In the service sector (such as authorities , restaurants , credit institutes , cinemas , logistics , theaters ) or in retail (at the cash desk ) , queues form because the staffing capacity of the operating staff ( consultants , cashiers , waiters , servers or counter staff ) is too low for the existing number of customers is. The business administration therefore demands in the queuing theory that the number of staff must be based on the expected average workload . Accordingly, there are no queues up to this degree of utilization ; If, on the other hand, the capacity is aligned with the maximum utilization, then with all lower utilization there are empty capacities , which lead to unnecessary idle costs .

The last one in a queue - for example at the cinema box office - initially only has the disadvantage of a longer waiting time compared to the people in front, but the disadvantage can also have material consequences if the service for the last person is fully booked or the product is out of stock .

In the financial market , the uninformed investors form their expectations about the solvency of the credit institutions by observing the behavior of the informed investors. Informed investors withdraw their savings as soon as they receive bad news about their bank. If the uninformed depositors observe this, they will interpret a queue in front of the bank counter as a signal of imminent bankruptcy and a bank run will ensue .

In call centers , a caller is distributed to a free employee by Automatic Call Distribution . If several calls come into the call center at the same time, queues arise. You will encounter a telephone queue that only ends as soon as, for example, information is requested that is required to process the request, regardless of whether this is done by means of an automated dialogue or by a natural person.

Queues in traffic

Queue in an airport ( meander guidance system)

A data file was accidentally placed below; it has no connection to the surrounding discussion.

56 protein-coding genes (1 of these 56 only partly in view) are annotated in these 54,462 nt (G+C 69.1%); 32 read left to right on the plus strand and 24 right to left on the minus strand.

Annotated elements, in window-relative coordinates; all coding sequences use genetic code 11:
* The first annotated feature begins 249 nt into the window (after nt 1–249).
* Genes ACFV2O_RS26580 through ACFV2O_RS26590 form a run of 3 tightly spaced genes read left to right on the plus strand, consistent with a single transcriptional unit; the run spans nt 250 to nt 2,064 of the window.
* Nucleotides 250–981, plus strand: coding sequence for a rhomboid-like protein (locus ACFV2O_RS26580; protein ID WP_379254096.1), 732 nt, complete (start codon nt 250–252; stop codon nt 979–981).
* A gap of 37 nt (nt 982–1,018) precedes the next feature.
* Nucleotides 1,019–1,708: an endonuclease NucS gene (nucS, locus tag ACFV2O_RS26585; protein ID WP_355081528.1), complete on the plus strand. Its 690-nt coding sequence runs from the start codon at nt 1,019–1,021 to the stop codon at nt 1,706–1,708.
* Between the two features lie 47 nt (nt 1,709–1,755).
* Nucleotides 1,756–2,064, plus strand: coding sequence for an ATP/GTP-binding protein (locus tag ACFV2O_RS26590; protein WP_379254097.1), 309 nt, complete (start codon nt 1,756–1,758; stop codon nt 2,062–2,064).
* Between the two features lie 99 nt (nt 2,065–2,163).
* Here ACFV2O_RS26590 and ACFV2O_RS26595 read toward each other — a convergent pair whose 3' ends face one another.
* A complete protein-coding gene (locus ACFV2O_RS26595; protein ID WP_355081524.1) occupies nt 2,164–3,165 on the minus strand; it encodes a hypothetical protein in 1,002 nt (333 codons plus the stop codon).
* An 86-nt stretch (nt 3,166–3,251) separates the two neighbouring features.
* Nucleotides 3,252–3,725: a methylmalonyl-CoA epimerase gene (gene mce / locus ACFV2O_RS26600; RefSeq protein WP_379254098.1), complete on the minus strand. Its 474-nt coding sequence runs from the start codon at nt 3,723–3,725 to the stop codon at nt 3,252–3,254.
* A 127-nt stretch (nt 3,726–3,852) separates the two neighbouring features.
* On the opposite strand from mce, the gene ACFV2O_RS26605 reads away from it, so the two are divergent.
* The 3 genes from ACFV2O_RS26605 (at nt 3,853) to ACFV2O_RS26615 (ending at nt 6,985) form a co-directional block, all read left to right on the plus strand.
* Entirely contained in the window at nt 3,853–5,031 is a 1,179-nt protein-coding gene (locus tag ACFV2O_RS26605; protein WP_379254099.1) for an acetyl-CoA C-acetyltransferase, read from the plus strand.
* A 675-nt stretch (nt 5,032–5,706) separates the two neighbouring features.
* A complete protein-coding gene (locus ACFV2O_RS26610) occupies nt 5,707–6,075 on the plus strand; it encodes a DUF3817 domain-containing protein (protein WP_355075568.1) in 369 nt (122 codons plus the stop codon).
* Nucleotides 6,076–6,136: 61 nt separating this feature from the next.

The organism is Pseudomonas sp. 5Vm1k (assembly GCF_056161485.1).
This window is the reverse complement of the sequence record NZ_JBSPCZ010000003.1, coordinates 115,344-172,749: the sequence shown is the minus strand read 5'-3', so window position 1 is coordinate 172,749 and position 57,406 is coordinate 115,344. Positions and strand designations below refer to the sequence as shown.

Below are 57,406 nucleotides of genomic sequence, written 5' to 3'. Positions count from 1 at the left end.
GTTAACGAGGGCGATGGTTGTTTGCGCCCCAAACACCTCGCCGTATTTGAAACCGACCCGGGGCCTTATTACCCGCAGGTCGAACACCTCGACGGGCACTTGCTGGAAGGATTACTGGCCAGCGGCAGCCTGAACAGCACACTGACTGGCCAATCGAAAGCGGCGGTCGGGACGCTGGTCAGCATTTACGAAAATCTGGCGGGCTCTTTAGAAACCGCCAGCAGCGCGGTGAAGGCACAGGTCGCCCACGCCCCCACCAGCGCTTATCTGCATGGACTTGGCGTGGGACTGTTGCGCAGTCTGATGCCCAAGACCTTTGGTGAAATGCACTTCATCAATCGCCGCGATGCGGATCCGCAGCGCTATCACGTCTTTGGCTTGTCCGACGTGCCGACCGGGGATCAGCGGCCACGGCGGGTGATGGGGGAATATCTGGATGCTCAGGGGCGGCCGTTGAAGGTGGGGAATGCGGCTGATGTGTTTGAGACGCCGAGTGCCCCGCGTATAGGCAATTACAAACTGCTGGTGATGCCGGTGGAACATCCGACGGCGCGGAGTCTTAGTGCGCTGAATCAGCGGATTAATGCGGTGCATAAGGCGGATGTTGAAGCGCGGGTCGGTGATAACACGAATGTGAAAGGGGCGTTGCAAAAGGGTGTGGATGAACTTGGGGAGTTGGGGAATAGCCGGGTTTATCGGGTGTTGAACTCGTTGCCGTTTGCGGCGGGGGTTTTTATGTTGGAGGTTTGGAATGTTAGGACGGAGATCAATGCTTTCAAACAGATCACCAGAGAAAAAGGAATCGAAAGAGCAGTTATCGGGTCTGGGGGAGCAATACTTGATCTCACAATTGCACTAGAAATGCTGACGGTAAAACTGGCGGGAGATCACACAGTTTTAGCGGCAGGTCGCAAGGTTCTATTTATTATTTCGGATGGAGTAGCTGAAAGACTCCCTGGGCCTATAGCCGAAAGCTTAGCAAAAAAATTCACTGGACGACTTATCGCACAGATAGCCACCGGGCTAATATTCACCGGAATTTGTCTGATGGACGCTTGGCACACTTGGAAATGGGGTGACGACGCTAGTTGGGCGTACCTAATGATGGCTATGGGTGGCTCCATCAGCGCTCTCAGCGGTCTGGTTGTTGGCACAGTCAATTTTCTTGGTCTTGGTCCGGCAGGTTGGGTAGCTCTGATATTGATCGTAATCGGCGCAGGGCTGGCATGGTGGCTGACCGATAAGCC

The traffic areas for traffic routes are scarce , so that the increasing number of means of transport leads to queues, which are known as traffic jams . Roads on land, waterways or sea ​​routes on water and airways in the air are affected by the risk of congestion. The disruption of the traffic flow on these traffic routes is called traffic jams in road traffic and traffic jams in shipping . Queues are formed which result in the delay of affected road users . The storage research tries especially on the road to explore leading to congestion causes and find solutions.

In air traffic queues hot hold , prior to the start ( English airport slot ) and before the landing queue (in the narrow sense, English holding pattern ). They arise when several aircraft are heading for the runway ready to take off at the same time or several aircraft that are ready for landing have to be staggered by air traffic controllers . Since the capacity of some airports is exhausted due to high demand, the airlines are given tight time windows during which they can use the airport to take off or land an aircraft. When landing, priority is given to the aircraft with the longest flight route and / or with a low tank of fuel. Reasons for holding patterns are excessive traffic, blocked runways (other aircraft during take-off / landing, snow removal) or bad weather conditions.

Queues in information technology

In information technology, the queue is used to describe the accumulation of several tasks in terms of throughput ( data throughput ), which manifests itself in a longer response time . More servers would increase the throughput because tasks could be processed in parallel. However, this does not affect the response time until the operational load is kept constant and the waiting time in the queues is reduced by more network resources . The problem is known above all when several personal computers are connected to a single network printer in a computer network and this printer receives and has to process several print jobs in parallel .